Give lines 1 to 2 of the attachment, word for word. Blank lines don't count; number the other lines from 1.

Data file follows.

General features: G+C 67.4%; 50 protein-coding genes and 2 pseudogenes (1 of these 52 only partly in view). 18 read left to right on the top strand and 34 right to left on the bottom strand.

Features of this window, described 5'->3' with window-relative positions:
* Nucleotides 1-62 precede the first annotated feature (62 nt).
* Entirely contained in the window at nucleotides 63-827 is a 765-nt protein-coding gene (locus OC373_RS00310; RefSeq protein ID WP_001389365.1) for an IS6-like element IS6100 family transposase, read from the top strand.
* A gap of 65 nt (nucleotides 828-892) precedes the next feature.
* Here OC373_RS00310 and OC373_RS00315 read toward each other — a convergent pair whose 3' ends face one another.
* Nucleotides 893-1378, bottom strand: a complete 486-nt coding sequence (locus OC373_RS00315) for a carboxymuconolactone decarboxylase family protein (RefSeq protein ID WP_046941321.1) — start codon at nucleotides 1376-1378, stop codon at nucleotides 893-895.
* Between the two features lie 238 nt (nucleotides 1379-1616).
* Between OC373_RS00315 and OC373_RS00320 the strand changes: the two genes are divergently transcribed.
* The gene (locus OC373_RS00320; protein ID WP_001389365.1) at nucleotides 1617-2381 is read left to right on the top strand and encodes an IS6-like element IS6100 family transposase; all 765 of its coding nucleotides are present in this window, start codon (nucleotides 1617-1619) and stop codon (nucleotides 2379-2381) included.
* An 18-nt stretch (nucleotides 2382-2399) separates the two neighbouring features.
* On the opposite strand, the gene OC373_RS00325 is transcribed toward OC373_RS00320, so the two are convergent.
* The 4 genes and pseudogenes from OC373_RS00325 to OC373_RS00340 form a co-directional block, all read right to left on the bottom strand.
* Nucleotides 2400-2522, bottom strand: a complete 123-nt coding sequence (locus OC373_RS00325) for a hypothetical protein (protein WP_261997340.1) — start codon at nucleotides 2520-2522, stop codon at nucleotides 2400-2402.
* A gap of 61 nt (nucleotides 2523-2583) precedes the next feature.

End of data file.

General features: G+C 67.4%; 50 protein-coding genes and 2 pseudogenes (1 of these 52 only partly in view). 18 read left to right on the top strand and 34 right to left on the bottom strand.

Features of this window, described 5'->3' with window-relative positions: